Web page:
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Yossarian
2006-03-12, 01:59 PM
Hi all. I'm quite new to D&D, but I'm an avid tinkerer in game design (both the number-crunching bits and world-writing bits) and find myself brainstorming ideas for a world setting. Now I don't expect to be coming up with anything useful anytime soon, being as I have only the very barest familiarity with the game system, but I figure by the time I have enough experience to start thinking about doing anything serious I should have plenty of material to work with.

This leads to a question of preference: if the world I'm laying the foundations for features a race or class which is similar to, but functionally distinct from one of the core races/classes, is it better to reuse names to link them to core material, or to come up with new names to hammer in the point that they're different? Like say if the traditional D&D concept of "paladin" didn't fit in your world, but you wanted a different sort of holy warrior interpretation available, would it be a better idea to rewrite the paladin class and say "Here, paladins work totally different in this world" or to scratch paladins out entirely and say "No, there's no paladins here, you can be a ______ instead."

This is a pretty academic question for me, but I was just curious as to what others think on the subject.

tgva8889
2006-03-12, 02:11 PM
Depends if it makes sense to you in your world to still call this "new class" paladins. If it doesn't make sense, then change the name. If you change the paladin class, it will be as if it was always that way to the people of your world. This is the same for other classes, though most people in the world do not refer to them as classes. To them, a Paladin would be some kind of holy warrior against good, while a fighter would be a trained soldier and a barbarian would be a wild man who uses his rage to implement his power.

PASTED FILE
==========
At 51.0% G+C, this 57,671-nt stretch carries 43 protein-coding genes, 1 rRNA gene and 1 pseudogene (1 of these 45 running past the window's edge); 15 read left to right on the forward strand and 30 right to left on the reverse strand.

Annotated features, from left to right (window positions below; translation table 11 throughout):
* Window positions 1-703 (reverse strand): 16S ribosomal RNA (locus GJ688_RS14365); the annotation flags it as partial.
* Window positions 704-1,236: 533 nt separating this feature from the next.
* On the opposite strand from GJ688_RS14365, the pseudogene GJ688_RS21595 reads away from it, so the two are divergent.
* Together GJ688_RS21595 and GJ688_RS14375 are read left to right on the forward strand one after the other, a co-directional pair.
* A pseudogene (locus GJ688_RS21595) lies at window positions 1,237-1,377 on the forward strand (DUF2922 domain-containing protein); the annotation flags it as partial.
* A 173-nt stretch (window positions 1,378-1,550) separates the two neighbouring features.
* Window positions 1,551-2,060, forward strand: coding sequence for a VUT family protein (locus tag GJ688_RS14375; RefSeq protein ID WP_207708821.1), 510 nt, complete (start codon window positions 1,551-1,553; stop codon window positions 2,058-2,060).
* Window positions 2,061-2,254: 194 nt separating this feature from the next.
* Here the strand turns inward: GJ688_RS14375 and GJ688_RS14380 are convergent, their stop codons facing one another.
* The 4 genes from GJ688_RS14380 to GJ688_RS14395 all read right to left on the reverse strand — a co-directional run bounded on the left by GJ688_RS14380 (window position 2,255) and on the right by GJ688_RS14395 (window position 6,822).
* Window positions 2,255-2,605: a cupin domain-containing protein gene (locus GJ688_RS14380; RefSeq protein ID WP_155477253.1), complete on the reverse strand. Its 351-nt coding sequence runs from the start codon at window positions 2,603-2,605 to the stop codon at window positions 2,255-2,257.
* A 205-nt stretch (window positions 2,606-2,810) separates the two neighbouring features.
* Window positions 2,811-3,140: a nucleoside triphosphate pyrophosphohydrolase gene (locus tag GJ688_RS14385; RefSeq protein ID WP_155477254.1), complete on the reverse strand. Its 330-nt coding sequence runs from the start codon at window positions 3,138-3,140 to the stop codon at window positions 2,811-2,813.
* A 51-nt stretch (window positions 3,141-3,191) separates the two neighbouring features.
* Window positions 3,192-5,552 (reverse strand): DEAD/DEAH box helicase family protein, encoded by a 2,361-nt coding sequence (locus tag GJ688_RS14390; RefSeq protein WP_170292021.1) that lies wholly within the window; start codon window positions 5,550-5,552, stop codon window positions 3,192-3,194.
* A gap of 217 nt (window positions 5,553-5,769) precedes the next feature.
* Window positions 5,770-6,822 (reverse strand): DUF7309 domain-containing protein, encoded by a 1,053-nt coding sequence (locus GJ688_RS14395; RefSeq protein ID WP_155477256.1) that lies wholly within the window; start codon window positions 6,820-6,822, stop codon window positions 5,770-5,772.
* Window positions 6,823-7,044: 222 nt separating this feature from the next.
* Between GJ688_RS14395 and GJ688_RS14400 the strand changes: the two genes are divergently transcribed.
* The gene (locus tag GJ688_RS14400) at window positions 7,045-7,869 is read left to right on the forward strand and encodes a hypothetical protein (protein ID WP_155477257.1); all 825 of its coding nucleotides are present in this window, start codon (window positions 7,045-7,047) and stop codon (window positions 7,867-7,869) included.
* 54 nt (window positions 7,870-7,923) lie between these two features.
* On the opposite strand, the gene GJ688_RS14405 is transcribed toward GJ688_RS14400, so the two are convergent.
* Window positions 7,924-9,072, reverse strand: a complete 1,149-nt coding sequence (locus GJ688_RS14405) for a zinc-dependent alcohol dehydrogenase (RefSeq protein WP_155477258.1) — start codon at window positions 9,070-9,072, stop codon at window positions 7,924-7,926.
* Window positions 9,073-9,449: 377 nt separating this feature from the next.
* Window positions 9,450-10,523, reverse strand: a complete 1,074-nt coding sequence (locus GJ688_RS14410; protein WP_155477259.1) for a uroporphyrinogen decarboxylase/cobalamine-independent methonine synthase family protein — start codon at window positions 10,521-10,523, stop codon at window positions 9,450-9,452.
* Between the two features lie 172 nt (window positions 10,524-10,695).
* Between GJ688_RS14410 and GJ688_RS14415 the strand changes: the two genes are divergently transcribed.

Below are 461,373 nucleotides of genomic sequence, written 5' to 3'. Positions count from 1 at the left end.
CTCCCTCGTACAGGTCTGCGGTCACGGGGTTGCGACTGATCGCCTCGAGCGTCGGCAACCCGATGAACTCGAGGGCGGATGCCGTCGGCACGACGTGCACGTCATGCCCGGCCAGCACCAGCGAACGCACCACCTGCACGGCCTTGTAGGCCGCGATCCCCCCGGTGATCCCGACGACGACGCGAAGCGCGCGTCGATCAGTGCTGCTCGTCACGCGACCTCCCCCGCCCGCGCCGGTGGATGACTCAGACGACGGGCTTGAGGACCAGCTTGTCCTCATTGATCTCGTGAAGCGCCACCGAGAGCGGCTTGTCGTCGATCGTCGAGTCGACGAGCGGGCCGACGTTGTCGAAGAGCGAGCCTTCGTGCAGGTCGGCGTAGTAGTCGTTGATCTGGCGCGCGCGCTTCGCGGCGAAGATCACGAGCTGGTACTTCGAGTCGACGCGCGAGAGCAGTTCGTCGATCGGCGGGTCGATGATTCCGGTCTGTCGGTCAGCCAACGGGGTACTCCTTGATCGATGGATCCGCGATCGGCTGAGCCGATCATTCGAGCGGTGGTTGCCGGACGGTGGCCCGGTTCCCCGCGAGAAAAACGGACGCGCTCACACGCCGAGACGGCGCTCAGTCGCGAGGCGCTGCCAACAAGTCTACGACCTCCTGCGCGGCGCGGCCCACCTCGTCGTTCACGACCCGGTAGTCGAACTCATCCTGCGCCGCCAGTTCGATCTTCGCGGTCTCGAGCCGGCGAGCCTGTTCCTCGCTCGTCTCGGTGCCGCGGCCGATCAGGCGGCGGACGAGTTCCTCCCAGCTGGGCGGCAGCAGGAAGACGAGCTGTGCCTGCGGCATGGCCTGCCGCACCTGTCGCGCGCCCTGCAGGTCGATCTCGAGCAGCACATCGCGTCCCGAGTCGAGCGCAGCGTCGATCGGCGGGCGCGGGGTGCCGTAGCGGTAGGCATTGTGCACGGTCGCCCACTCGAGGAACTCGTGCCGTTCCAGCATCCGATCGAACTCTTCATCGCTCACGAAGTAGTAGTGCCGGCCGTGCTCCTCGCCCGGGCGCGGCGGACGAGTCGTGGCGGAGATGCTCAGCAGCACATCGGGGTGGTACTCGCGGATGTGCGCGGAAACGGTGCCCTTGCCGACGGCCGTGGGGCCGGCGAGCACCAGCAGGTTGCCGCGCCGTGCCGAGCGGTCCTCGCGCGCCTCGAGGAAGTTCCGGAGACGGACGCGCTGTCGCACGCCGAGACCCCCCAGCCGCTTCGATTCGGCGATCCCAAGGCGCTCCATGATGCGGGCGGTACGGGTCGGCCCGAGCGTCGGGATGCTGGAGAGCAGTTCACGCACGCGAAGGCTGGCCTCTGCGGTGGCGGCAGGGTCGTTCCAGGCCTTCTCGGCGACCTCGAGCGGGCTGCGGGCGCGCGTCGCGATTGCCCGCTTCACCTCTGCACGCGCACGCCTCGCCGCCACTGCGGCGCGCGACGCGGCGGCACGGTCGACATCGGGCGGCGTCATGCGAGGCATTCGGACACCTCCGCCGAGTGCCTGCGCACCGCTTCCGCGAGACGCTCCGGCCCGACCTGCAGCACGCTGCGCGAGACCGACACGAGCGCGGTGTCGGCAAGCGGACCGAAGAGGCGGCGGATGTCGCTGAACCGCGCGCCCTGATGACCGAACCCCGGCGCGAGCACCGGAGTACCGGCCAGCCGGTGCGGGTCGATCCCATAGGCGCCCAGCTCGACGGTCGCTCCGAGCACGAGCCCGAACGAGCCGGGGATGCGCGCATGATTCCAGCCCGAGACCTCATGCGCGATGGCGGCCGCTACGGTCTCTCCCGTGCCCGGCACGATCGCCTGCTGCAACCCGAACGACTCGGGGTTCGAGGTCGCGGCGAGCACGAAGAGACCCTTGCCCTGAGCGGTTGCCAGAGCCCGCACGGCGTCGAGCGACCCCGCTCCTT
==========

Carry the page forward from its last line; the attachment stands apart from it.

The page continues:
Basically, the people of your world see classes as just types of people. The guy in the armor is probably a soldier to them, even if he has a warhorse. If you want to change the paladin class, do what you want with the name, it won't matter. If you wanted to use it together with the paladin class, then change the name.

Yossarian
2006-03-12, 02:40 PM
Indeed, the people in this world have no concept of a "character class". I'm not writing the setting for the fictional people who live in the setting; I'm writing it for the players who may someday be playing it, who will at least in part be thinking of them as "classes".

So, to rephrase the question somewhat: if I have something that is somewhat like a paladin but different, will it be easier for players to grasp if I just call it a paladin, or should I rename it so they won't get hung up on the differences between the "pseudopaladin" and the paladins they're used to?

Hallavast
2006-03-12, 02:48 PM
Ha! Ever heard of the "Knights of Solamnia"? They replace paladins in dragonlance. Giving these new classes different names will certainly give your world some flavor... the downside, however, is that some insensitive players might poke fun of your new class names... >:(